Following informed consent procedures, all infants were observed at home at regular intervals with a primary caregiver. HR infants were seen monthly from 5 to 14 months, with 18-, 24-, and 36-month follow-up visits that included administration of standardized assessments of cognitive, social, behavioral, and communicative function. At 36 months, HR infants were also seen at the University of Pittsburgh Autism Research Program for final diagnostic assessment and classification by an experienced clinician blind to all previous study data. LR infants were followed bimonthly from 2 to 19 months of age; and while LR infants did not undergo formal evaluation to confirm typical development, no developmental concerns were noted by caregivers or research staff. The present study utilized data for both groups obtained at 8, 10, 12, 14, and 18 months and, for HR infants, from standardized assessments at 24 and 36 months. A summary of home visit procedures for the HR and LR groups is presented in Table 2.
Home visits occurred within three days of the monthly anniversary of the infant's birth at times when parents thought the infant would be alert and playful. Observations lasted approximately 25 minutes and were video- and audio-recorded. To enhance audio recording, infants wore a small wireless microphone housed in a cloth vest and clipped at shoulder level, and caregivers were asked to turn off the television. When siblings were at home, a sibling-minder was assigned to keep them occupied and out of the assessment room to ensure that infants had caregivers’ undivided attention and that coders were blind to group membership.
At all sessions, observations included two segments in fixed order. The first consisted of 15 minutes of unstructured, naturalistic observation during which caregivers continued activities as usual for the time of day at which the visit took place. Infants typically played on the floor with the caregiver present but not specifically initiating involvement with the infant. The second segment consisted of 10 minutes of free play and social interaction between the caregiver and infant. During this segment, caregivers and infants were seated on the floor and asked to “play as you normally would;” otherwise, there was no attempt to structure this segment in any way.
At each session, parents were asked to complete the CDI, a parent report measure of language and communicative development that has been successfully used in studies of TD and atypically-developing children, including those with ASD (e.g., Charman, Drew, Baird, & Baird, 2003; Mitchell et al., 2006). From 8 to 14 months, caregivers of HR and LR infants completed the Words and Gestures form of the CDI (CDI-WG). The CDI-WG consists of a 396-item vocabulary checklist and a list of early gestures (e.g., giving, showing, pointing) and actions (e.g., games and routines, pretend play). Parents are asked to check vocabulary items that their child only understands or both says and understands and to indicate those gestures and actions produced by the child.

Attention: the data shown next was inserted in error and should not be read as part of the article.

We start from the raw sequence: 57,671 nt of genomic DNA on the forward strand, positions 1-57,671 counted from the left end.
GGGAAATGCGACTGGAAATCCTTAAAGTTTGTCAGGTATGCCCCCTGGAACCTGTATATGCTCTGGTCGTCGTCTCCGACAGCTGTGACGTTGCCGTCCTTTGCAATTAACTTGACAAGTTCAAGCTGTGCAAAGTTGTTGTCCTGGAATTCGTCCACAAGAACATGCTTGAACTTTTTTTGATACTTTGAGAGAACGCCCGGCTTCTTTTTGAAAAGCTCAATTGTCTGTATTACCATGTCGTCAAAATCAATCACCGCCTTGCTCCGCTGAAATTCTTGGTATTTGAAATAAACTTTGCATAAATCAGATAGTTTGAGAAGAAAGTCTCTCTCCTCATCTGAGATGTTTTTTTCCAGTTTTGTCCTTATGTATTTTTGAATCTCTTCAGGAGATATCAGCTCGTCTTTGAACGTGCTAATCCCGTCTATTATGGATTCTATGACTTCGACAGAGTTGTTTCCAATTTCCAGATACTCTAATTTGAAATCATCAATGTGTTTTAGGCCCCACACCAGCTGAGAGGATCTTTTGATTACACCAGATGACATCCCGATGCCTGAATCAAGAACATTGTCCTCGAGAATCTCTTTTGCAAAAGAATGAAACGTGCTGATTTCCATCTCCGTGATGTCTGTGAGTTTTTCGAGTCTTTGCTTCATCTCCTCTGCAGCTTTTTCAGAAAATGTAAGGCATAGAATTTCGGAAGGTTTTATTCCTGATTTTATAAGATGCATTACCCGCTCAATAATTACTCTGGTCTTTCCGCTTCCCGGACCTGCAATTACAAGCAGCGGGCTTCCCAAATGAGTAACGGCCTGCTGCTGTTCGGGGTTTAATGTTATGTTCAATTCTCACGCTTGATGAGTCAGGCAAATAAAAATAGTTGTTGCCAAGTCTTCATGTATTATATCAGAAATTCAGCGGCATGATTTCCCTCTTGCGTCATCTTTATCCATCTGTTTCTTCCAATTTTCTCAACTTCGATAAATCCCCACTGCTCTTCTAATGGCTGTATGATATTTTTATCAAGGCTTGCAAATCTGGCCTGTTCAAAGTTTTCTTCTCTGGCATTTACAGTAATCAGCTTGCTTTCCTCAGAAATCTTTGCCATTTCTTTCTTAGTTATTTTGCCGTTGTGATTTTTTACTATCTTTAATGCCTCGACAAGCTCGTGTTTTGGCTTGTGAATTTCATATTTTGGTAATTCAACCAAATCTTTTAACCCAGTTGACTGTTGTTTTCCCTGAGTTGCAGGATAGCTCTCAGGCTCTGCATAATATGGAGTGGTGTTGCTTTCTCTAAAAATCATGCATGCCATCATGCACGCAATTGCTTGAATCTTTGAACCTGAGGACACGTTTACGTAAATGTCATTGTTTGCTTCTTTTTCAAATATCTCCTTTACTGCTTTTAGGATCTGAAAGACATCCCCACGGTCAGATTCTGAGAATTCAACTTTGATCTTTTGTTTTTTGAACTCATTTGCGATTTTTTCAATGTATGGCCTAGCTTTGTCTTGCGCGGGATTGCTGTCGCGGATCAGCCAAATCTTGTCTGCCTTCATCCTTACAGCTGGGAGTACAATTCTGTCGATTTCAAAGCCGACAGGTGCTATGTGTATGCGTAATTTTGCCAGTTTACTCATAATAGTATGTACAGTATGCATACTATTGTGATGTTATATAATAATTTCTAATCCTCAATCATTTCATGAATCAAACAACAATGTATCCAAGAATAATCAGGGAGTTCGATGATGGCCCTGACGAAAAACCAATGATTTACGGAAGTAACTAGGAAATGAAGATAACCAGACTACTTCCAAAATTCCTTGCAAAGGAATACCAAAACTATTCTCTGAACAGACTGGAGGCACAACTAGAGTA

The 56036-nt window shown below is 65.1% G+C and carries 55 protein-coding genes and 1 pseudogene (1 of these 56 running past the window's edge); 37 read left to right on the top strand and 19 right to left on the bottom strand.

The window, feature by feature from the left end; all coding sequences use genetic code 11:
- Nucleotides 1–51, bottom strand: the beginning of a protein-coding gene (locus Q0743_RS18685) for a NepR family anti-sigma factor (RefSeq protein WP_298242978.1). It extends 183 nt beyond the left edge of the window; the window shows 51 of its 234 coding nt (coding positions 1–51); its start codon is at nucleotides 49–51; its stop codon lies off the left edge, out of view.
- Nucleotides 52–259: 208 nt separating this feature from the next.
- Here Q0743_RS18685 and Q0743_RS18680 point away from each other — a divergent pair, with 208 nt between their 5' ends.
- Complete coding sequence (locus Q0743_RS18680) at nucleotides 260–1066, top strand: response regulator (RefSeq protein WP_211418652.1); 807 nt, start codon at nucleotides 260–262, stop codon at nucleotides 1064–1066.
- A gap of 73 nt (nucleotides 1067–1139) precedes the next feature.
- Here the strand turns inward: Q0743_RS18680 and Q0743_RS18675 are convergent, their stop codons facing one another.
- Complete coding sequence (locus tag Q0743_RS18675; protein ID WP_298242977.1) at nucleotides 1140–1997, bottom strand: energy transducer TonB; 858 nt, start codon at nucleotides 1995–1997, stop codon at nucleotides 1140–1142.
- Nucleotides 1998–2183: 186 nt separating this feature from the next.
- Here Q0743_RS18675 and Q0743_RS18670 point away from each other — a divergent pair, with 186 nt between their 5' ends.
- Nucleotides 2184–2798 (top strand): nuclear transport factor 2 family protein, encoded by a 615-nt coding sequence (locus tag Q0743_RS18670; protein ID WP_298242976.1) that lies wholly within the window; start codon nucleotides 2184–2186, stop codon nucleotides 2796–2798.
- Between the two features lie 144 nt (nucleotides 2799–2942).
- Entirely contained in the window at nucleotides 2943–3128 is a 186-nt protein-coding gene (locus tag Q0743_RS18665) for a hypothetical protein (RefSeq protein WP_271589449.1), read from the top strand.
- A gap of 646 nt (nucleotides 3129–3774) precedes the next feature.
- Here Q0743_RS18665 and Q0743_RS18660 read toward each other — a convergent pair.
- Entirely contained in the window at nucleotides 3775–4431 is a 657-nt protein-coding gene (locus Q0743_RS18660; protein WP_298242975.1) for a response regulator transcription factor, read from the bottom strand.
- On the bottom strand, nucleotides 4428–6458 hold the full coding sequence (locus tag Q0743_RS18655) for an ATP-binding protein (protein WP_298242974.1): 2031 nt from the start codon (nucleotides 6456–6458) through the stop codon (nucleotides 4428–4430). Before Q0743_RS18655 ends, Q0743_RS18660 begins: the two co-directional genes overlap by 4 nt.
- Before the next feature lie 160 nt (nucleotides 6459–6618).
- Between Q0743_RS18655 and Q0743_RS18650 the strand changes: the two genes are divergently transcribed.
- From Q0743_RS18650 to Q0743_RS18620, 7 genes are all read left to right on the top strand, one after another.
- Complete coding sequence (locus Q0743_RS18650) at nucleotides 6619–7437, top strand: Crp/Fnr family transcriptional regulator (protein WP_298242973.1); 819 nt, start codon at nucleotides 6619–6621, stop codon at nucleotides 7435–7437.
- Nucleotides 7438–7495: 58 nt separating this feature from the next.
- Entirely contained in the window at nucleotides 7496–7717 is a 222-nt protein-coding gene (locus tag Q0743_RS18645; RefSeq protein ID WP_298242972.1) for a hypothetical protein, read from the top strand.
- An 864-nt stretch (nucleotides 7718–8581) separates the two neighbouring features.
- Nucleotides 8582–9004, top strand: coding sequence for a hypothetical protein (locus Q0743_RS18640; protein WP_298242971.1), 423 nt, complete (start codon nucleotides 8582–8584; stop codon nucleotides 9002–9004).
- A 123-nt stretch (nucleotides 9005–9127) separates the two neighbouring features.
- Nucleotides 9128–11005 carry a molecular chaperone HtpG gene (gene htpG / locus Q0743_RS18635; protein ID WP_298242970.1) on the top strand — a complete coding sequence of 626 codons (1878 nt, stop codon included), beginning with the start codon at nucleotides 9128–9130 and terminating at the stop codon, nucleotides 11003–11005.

At 18 months, depending on the child's language level, caregivers of HR infants completed either the CDI-WG or the CDI-WS (Word and Sentences). The CDI-WS is normed for children from 16 to 30 months and consists of a 680-word vocabulary checklist (parents indicate words that the child says) and a section on children’s use of English morphology and syntax. If a child was producing relatively few words (as indicated by the primary caregiver and observed by the experimenter) and had no two-word combinations at 18 months, the CDI-WG was administered. If a child had a significant productive vocabulary and some word combinations, the CDI-WS was administered. At 24 months, all caregivers of HR infants were administered the CDI-WS; and at 36 months, the CDI-III. The CDI-III is normed for children aged 30–37 months and consists of a 100-item vocabulary checklist, 12 sentence pairs assessing grammatical complexity, and 12 yes/no questions concerning semantics, pragmatics, and comprehension. At the 18-month session, caregivers of LR infants were administered the CDI-WS; but because LR infants were followed as part of a separate study that concluded when infants were 19 months of age, no CDI data are available for LR infants at 24 or 36 months (see Table 2). All LR infants scored at or within the normal range (≥ 10th percentile) on the CDI as administered monthly from 8 to 19 months.
The MSEL was administered to all HR infants at 36 months. The MSEL provides a measure of general cognitive functioning from 0–68 months. It consists of five subscales: Visual Reception, Receptive Language, Expressive Language, Fine Motor, and Gross Motor. Internal consistency ranges from .83 to .95. Items involve structured tasks, questions, and observation of the child's reaction to stimuli with verbal requirements ranging from none to one to three word responses to sentence repetition. The MSEL was not administered to LR infants (see Table 2).